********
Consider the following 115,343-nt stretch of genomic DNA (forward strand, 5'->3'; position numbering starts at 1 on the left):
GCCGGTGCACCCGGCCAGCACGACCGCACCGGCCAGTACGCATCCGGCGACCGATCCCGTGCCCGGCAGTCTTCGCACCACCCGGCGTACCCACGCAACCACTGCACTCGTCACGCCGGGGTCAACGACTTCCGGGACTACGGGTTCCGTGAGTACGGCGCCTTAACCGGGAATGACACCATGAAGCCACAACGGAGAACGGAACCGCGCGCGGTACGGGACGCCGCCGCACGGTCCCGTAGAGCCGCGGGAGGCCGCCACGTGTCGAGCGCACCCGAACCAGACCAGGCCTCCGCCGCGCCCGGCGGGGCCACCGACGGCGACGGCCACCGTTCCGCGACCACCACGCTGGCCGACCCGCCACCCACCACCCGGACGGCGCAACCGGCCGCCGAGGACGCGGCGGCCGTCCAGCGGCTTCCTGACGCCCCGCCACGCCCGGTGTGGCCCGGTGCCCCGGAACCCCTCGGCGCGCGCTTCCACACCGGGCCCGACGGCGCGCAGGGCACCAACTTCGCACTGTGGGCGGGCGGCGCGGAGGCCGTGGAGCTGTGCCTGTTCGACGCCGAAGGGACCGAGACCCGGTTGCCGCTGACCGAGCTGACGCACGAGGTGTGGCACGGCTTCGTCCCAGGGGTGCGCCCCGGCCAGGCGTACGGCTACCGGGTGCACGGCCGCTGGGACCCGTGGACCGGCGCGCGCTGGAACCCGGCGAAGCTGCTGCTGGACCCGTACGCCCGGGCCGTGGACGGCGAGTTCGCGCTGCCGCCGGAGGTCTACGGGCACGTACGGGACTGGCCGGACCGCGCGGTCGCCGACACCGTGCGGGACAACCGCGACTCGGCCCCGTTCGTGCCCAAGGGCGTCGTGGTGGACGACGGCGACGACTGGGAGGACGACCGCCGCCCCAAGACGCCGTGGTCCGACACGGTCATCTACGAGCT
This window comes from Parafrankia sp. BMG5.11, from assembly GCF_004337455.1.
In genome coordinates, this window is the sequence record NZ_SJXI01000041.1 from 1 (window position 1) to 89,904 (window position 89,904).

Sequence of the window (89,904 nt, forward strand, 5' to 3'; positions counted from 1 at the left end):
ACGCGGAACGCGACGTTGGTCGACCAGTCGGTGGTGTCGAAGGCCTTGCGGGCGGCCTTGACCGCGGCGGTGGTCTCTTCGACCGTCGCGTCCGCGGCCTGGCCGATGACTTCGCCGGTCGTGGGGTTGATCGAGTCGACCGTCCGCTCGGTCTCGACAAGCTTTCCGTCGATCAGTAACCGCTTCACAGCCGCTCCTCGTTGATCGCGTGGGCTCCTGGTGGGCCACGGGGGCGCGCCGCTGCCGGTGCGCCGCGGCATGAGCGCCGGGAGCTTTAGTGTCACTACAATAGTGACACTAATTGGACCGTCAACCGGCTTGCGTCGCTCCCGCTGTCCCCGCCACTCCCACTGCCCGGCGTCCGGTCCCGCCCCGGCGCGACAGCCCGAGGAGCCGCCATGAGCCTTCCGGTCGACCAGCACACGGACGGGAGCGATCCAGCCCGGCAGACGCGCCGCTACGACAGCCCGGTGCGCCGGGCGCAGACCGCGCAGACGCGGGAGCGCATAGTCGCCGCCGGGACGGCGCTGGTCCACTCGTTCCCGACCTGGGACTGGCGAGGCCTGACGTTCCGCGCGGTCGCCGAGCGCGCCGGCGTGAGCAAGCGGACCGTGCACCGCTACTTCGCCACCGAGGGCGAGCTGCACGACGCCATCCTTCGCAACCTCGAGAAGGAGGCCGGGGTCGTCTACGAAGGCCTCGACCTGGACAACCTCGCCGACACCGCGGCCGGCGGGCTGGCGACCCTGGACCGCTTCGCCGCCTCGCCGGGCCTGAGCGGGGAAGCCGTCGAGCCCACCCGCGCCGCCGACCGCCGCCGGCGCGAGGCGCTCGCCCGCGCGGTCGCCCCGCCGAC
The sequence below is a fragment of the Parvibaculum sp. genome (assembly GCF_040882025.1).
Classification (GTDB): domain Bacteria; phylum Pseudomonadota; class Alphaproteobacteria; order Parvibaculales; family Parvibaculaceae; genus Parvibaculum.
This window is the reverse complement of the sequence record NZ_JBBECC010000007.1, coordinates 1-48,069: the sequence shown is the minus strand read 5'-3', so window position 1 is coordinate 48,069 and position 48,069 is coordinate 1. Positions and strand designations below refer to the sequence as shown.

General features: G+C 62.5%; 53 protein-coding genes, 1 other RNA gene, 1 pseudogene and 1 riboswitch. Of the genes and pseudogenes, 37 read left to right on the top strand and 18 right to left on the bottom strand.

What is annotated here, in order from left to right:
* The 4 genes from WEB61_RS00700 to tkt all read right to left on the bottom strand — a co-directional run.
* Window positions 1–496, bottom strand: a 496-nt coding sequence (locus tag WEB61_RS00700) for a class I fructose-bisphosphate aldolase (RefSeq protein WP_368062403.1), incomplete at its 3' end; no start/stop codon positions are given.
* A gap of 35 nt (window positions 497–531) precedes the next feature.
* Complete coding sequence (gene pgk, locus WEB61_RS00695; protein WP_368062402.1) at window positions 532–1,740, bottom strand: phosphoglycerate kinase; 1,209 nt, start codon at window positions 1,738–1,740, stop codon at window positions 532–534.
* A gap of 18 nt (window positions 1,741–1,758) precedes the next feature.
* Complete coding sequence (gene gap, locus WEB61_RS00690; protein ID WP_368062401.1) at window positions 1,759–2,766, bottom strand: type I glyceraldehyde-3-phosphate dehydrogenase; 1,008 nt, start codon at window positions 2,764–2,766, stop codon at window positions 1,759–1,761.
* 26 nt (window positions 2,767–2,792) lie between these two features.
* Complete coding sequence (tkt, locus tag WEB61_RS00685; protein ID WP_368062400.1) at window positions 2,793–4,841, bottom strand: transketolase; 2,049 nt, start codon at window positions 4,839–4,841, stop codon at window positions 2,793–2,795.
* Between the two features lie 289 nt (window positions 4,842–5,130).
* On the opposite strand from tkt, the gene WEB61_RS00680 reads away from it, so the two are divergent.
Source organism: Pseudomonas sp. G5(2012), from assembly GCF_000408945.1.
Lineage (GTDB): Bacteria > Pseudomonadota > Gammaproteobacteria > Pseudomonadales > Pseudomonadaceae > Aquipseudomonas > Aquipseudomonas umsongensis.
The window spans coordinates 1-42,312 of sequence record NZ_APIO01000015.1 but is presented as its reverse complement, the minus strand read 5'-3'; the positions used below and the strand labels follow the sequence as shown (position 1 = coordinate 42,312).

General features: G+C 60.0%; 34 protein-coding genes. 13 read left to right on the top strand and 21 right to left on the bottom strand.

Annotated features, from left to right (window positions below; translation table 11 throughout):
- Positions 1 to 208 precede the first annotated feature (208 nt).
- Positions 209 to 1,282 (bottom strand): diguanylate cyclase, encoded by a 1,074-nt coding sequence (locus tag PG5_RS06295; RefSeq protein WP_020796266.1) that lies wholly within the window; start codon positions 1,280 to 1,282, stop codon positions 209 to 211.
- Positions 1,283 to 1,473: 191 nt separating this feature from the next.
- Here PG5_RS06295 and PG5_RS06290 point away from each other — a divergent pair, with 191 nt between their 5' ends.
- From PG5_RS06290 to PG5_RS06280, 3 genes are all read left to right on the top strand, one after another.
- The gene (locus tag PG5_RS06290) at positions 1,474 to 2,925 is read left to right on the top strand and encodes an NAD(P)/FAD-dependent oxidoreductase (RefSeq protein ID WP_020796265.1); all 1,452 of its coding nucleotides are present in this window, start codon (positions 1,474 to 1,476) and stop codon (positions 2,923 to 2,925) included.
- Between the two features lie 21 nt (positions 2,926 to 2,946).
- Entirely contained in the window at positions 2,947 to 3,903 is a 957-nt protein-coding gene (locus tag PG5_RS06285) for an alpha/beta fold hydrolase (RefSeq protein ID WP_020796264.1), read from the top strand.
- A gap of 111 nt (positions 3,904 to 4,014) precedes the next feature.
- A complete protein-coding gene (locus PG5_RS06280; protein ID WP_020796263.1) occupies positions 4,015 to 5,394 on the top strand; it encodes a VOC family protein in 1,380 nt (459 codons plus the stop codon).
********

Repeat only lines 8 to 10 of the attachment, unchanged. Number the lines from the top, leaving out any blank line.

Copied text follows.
Classification (GTDB): domain Bacteria; phylum Pseudomonadota; class Alphaproteobacteria; order Parvibaculales; family Parvibaculaceae; genus Parvibaculum.
This window is the reverse complement of the sequence record NZ_JBBECC010000007.1, coordinates 1-48,069: the sequence shown is the minus strand read 5'-3', so window position 1 is coordinate 48,069 and position 48,069 is coordinate 1. Positions and strand designations below refer to the sequence as shown.

General features: G+C 62.5%; 53 protein-coding genes, 1 other RNA gene, 1 pseudogene and 1 riboswitch. Of the genes and pseudogenes, 37 read left to right on the top strand and 18 right to left on the bottom strand.